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DEVELOPER PLANS TO SUE S&L IN UTAH

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A business deal could backfire on investors who last month bought the mortgage from a Utah savings and loan on the financially troubled Madison Addition subdivision here, not knowing that developer Lewis Robinson III had already filed for reorganization under federal bankruptcy laws.

At the same time, Robinson and his attorney, Mike Lilly of Bozeman, have notified the federal bankruptcy court at Butte that they intend to sue the investors and the Utah S&L for $13 million.Robinson alleges West Yellowstone businessmen John Costello and Jerry Schmier and Deseret Federal Savings and Loan worked out a deal to buy the 160-acre subdivision's mortgage, prohibiting him from selling the property to other buyers.

Deseret Federal is insolvent and operating under the federal government's conservatorship program for troubled S&Ls.

Robinson claims Schmier, Costello and the Utah savings and loan should have told him they were planning the deal. He said he went to Deseret Federal several times with names of people who wanted to purchase Madison Addition property, but the company refused to allow him to sell the property and never gave him a reason for the refusal.

Robinson alleged the S&L would not help him because it was dealing with Schmier and Costello. Robinson said a major factor in his filing bankruptcy was the bank's refusal to release lots to him to sell.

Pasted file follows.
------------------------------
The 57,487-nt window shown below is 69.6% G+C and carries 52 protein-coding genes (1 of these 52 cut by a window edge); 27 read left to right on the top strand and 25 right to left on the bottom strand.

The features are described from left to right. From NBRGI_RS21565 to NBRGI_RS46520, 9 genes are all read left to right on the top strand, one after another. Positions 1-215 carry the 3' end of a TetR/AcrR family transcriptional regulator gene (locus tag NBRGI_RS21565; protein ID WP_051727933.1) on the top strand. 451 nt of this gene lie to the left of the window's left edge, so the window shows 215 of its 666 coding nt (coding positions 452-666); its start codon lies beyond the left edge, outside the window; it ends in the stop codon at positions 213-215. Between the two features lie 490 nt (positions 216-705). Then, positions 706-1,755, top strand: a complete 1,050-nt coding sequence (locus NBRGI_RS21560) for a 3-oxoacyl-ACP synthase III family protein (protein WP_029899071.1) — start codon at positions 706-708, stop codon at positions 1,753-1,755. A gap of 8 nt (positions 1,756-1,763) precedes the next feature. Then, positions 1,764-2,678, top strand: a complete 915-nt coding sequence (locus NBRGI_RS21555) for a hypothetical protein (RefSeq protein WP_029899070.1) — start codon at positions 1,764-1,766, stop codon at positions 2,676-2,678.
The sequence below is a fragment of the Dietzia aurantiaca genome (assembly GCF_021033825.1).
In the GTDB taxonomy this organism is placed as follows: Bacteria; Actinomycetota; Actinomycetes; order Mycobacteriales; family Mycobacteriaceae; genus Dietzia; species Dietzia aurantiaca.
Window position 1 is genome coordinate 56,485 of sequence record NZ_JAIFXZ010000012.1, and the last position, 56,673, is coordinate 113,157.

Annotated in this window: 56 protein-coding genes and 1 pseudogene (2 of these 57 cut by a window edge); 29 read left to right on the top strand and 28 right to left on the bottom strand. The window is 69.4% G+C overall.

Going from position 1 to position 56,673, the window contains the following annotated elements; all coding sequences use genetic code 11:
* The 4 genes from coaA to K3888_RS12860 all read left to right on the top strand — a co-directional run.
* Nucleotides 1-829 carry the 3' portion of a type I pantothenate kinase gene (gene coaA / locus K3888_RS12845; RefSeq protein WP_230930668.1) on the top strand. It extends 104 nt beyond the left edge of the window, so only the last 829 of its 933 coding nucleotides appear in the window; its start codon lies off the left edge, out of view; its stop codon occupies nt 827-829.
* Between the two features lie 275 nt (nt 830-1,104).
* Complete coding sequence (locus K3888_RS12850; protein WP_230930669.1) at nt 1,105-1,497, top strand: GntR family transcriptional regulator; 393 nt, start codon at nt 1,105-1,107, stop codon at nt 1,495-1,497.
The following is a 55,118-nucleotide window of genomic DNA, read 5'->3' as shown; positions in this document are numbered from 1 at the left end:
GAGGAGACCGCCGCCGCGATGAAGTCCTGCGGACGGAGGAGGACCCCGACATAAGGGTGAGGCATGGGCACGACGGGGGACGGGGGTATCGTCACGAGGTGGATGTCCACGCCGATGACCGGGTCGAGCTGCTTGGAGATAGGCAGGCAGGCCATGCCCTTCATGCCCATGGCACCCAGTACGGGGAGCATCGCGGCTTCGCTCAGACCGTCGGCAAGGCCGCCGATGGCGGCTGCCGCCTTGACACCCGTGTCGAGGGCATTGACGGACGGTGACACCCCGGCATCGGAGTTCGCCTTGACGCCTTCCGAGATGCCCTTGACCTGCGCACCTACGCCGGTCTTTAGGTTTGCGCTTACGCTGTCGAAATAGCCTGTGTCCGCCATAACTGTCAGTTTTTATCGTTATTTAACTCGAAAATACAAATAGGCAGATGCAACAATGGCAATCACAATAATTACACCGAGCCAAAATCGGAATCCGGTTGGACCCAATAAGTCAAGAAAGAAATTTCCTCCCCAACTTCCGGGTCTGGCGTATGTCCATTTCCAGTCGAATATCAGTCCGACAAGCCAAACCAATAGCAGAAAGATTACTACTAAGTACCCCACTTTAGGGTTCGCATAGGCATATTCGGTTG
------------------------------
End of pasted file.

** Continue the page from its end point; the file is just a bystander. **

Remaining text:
The investors bought the mortgage at a discount rate from the Utah S&L, assuming Robinson would have to repay them the full face value of the mortgage, but the bankruptcy filing may mean Robinson has to pay only the discounted price, according to Lilly.

He said the bankruptcy judge could rule the best way to facilitate Robinson's reorganization is to allow him to repay the mortgage quickly.

Lilly said Madison Addition Investments, the Idaho-based investment firm formed last month by Costello and several other investors, paid $1.06 million for the mortgage, which was valued at nearly $2.5 million plus interest.

Costello, one of the real estate agents who lists Robinson's Madison Addition holdings, is the general partner in the investment company. He and Schmier, a West Yellowstone gas station and snowmobile business owner who has the largest stake in the investment company, said they bought the mortgage to get sales going again in the subdivision and boost the local economy.

"It's for the good of the town," Schmier said.

He said he would not have bought the mortgage if he had known Robinson had filed Chapter 11 bankruptcy. Costello said he would not comment on the issue.